Throughout the developed world governments have invested substantial sums in local and regional economic development. Many have spent heavily on local development agencies and strategies to bolster competitiveness within world markets.
What has been the impact of these actions? How effective are the strategies and processes employed by development agencies? How well funded are development efforts in one nation compared to another, and how are their objectives defined?
This book addresses these questions. It:
· explores the impact and functioning of economic development agencies;
· makes a unique contribution to the emerging literature on economic development agencies by reporting on the results of a cross-national survey of economic development practitioners;
· compares the 'institutional architectures' of economic development in Australia, England, the United States and Northern Ireland;
· analyses how these institutional arrangements affect individual agencies and their regions.
This book is intended for a wide audience including economic development practitioners, local government officers, officials within national or state governments and academics. It provides the reader with a greater appreciation of how local and regional economic development systems operate in different economies and aids understanding of what makes the economic development system in each nation unique. It challenges ideas about the uniformity of economic development efforts and encourages practitioners and policy makers to experiment with and explore strategies used elsewhere.
"... worth reading and pointing up to colleagues. It adds interesting material to the evidence base and provides an accessible contribution to the literature on the role of local and regional development organisations within a developed economy setting for undergraduates, postgraduates and local and regional development policy-makers and practitioners. The references at the end of the book provide a useful way into the literature for undergraduates in particular - and, unlike many contemporary texts on local and regional economic development issues, the price of this paperback edition also makes the book affordable." Local Government Studies
"... provides fascinating insights into a central perspective on economic change in modern economies. Academics and policy officials would do well to read this book. They will learn much about the way organisations view themselves, and how the circumstances under which they work shape their efforts and responses. Members of organisations will benefit too, as they will learn much from those in the same boat as themselves." Urban Policy and Research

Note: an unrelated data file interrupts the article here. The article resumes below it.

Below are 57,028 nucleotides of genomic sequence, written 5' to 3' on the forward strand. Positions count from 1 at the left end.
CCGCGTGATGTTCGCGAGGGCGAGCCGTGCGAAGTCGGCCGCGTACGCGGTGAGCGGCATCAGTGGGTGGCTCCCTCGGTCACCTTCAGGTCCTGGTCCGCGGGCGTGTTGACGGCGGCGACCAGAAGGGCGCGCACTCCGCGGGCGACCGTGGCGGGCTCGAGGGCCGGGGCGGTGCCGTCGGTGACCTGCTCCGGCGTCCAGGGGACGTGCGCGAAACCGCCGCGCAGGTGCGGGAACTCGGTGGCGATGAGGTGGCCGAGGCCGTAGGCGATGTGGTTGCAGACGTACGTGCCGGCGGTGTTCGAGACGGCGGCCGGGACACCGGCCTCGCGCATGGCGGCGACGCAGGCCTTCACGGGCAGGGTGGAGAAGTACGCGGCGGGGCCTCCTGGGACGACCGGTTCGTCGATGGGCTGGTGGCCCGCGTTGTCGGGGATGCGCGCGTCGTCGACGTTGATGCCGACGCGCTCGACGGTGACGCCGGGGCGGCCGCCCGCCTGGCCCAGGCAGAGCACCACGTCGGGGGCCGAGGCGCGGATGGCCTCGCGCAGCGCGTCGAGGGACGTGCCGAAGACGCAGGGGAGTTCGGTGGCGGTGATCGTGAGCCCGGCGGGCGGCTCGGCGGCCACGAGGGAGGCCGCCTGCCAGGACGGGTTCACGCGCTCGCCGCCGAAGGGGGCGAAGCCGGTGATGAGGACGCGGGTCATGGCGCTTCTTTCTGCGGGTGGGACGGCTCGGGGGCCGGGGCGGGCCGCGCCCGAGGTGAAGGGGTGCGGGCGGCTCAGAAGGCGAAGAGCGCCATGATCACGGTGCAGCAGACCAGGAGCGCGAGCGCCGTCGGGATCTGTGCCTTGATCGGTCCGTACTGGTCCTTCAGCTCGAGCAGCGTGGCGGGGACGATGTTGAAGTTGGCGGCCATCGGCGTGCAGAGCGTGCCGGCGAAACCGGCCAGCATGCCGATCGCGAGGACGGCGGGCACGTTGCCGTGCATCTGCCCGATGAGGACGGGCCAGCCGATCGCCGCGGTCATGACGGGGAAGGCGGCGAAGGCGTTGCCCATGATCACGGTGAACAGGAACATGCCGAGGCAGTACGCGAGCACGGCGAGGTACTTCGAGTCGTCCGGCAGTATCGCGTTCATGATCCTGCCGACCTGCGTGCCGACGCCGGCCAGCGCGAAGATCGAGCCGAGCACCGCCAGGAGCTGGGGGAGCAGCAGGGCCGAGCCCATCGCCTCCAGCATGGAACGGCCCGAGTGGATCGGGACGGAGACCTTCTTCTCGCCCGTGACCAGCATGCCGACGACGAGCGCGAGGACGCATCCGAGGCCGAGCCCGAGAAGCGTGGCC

"... a much needed comparative analysis of the nature, roles and impacts of development agencies in different advanced capitalist countries. Practitioners and students should gain from both the up-to-date analysis and practical guidance." Mike Berry, School of Social Science and Planning, RMIT University, Australia
Andrew Beer is an Associate Professor in the School of Geography, Population and Environmental Management at Flinders University, Adelaide. His interests include the behaviour of local and regional economic development agencies and the operation of housing markets.
Graham Haughton is Professor of Geography at the University of Hull. Graham is one of the UK's leading researchers in the areas of local economic development and environmentally sustainable developments.
Alaric Maude is an Associate Professor in the School of Geography, Population and Environmental Management at Flinders University, Adelaide. His interests include local and regional economic development strategies, the application of Social Economy measures to development initiatives and environmentally sustainable development.
Contents: International comparisons of local and regional economic development ~ Andrew Beer, Graham Haughton and Alaric Maude; Understanding international divergence and convergence in local and regional economic development ~ Graham Haughton, Andrew Beer and Alaric Maude; Local and regional economic development organisations in international comparison ~ Andrew Beer, Graham Haughton and Alaric Maude; Local and regional economic development in England ~ Graham Haughton; Local economic development in the United States ~ Terry Clower; Local and regional economic development organisations in Australia ~ Alaric Maude; Local and regional economic development in a 'post-conflict' society: lessons from Northern Ireland ~ Rachel Naylor and Terry Robson; Local and regional economic development: improving our understanding and advancing our policy frameworks ~ Andrew Beer, Graham Haughton and Alaric Maude.